Where persons are unable to meet and resolve a conflict themselves, for whatever reason, there is often a feeling of helplessness, of “what else can I do?” or “what can I do differently?” There are many answers to such questions. What is offered here is one process for moving ahead from the stuck place.

Ethical Concerns Regarding Dharma Teachers

The Harmony Committee for the North American Dharma Teachers Sangha has created this Policy and Procedures for Ethical Concerns regarding Dharma Teachers.

This policy establishes a process for addressing perceived ethical lapses by ordained Order of Interbeing Dharma teachers in North America who are members of the Plum Village Lineage North American Dharma Teachers Council (“Dharma Teachers Sangha”). The Dharma Teachers Sangha Caretaking Council (“Caretaking Council”) instituted the process and its Harmony Committee implements its use. The process is intended to support Sanghas and Dharma Teachers in their efforts to reach harmony and understanding. The North American Dharma Teachers Council, its Harmony Committee, and the Dharma Teachers Sangha are not adjudicatory bodies and do not control any aspect of Lamp Transmission.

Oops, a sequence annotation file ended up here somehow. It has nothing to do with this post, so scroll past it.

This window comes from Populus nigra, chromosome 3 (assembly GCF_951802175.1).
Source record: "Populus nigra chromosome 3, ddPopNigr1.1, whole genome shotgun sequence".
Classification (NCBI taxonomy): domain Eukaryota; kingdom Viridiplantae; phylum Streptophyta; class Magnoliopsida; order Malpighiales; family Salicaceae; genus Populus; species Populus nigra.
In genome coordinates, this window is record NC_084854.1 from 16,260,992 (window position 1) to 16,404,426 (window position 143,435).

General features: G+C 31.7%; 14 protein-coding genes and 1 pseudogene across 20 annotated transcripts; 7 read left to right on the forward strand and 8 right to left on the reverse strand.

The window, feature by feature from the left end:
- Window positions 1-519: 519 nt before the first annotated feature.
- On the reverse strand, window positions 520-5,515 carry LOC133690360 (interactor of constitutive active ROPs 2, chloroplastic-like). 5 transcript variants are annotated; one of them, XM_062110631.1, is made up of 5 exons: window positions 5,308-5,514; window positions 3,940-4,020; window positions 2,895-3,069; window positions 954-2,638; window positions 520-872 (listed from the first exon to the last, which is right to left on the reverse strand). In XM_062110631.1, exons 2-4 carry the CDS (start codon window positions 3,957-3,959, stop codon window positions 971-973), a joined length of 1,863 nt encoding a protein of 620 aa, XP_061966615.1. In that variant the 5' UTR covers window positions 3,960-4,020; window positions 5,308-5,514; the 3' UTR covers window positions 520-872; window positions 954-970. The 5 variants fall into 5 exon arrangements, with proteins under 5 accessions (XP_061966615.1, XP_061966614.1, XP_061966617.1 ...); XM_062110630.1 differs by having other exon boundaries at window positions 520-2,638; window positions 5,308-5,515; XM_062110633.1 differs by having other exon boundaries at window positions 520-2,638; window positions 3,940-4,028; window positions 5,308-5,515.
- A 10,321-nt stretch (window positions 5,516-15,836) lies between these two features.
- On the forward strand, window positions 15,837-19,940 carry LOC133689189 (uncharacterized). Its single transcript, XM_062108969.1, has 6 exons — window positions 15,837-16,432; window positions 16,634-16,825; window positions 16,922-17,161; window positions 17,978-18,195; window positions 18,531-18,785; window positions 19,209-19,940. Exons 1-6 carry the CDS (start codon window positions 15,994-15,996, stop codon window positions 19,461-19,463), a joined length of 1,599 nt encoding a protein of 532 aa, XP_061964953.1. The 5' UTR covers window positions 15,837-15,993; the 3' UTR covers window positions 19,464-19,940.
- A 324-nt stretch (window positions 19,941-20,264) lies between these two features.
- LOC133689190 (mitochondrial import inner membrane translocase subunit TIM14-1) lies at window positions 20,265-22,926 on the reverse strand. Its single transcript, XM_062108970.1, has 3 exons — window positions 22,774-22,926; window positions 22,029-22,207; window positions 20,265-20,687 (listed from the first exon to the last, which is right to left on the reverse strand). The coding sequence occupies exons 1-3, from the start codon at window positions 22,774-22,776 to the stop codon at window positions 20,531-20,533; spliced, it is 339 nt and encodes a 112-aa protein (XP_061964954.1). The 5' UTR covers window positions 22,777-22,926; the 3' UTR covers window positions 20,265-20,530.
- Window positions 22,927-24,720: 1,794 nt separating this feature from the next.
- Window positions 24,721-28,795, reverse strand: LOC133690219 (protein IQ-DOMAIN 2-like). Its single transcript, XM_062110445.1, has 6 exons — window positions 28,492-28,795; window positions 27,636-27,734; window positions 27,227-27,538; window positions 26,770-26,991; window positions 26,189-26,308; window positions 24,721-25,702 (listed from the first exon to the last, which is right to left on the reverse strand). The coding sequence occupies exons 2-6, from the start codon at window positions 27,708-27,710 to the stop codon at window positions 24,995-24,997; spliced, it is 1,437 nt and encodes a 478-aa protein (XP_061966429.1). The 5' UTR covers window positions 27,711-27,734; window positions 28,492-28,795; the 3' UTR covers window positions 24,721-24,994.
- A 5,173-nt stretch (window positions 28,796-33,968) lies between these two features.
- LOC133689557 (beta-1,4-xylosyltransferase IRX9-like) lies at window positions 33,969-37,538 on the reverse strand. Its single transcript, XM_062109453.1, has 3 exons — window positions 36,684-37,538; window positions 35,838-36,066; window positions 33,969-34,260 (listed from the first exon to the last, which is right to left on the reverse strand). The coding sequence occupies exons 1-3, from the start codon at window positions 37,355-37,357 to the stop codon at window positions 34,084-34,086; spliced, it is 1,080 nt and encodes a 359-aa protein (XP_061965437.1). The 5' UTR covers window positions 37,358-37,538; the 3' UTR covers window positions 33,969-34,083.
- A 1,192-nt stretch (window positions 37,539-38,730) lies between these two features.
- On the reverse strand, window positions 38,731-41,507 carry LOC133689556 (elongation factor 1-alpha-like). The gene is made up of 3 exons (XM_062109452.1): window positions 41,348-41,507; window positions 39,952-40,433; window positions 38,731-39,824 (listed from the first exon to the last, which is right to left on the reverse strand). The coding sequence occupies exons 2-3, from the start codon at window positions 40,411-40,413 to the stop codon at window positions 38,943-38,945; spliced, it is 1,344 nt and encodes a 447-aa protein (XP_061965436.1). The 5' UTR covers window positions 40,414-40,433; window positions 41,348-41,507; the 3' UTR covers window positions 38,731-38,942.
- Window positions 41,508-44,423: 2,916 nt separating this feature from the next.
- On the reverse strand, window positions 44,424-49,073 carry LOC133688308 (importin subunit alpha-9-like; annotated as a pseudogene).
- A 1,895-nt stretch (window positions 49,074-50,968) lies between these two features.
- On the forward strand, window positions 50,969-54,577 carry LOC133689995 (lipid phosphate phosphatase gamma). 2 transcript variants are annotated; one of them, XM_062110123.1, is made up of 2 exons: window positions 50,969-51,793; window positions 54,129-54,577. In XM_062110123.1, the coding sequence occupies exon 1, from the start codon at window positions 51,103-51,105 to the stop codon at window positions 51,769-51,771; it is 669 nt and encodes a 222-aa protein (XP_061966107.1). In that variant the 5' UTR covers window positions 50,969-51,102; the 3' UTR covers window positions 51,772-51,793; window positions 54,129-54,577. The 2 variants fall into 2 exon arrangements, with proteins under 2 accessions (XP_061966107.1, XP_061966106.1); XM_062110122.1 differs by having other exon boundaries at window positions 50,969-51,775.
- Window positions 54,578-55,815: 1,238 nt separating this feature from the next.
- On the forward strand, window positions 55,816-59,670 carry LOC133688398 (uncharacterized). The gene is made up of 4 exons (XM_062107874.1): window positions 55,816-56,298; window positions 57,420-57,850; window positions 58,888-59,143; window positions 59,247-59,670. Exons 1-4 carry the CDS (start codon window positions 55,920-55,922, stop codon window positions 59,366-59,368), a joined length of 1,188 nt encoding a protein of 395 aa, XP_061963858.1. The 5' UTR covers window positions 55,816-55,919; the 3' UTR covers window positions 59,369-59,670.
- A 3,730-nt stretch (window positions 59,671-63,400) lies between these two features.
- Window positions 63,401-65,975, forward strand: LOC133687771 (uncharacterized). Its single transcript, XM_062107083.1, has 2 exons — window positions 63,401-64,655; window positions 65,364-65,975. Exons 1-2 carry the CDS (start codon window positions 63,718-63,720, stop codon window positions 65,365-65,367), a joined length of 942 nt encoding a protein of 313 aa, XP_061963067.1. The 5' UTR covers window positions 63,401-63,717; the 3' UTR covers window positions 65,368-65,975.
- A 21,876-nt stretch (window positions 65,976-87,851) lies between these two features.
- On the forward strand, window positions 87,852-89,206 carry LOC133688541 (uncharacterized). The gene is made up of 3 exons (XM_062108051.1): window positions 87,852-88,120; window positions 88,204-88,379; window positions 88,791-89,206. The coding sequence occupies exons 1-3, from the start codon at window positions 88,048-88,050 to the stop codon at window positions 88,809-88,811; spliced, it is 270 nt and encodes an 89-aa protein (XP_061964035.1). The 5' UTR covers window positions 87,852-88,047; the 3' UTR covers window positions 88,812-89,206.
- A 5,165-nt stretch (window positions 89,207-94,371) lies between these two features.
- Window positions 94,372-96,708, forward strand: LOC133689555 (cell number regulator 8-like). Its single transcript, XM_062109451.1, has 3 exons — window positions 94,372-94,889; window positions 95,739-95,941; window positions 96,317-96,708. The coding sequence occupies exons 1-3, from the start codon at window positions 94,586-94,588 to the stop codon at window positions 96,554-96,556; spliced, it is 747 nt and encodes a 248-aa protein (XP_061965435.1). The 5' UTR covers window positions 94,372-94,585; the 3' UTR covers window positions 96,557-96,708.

The ethical stance of the Tiep Hien Order, including its Dharma Teachers, is ahimsa, or “non-harming.” Ahimsa is elaborated in the Fourteen Mindfulness Trainings of the Order of Interbeing. (See the Parallax Press book, Interbeing.)

The approach in this process emphasizes calming, listening with full attention, and looking deeply in order to understand all perspectives. Our intent is to be more mediational than adversarial, and to attend to the continuing well being of all involved.

This process can be used when there appears to be good cause to address an allegation that a Dharma Teacher’s conduct is causing, or appears likely to cause, injury or suffering. The process is available to North American Sanghas practicing in the Plum Village tradition of Venerable Thich Nhat Hanh, participants in those Sanghas, Order of Interbeing members, and Dharma Teachers who are members of the Dharma Teachers Sangha.

Historically, neither the Caretaking Council nor the Harmony Committee selects which Order of Interbeing practitioners will be ordained as Dharma Teachers. They do not govern any aspect of Lamp Transmission and cannot revoke Dharma Teacher ordination. Nevertheless, the Caretaking Council and the Harmony Committee offer this process as “Sangha eyes” for guidance. In extreme cases, when recommended by the Harmony Committee, the Caretaking Council may censure, suspend, or expel a Dharma teacher from The Plum Village Lineage North American Dharma Teachers Council. The Harmony Committee, the Caretaking Council, and the Dharma Teachers Sangha are not authorized to void Dharma Teacher ordination.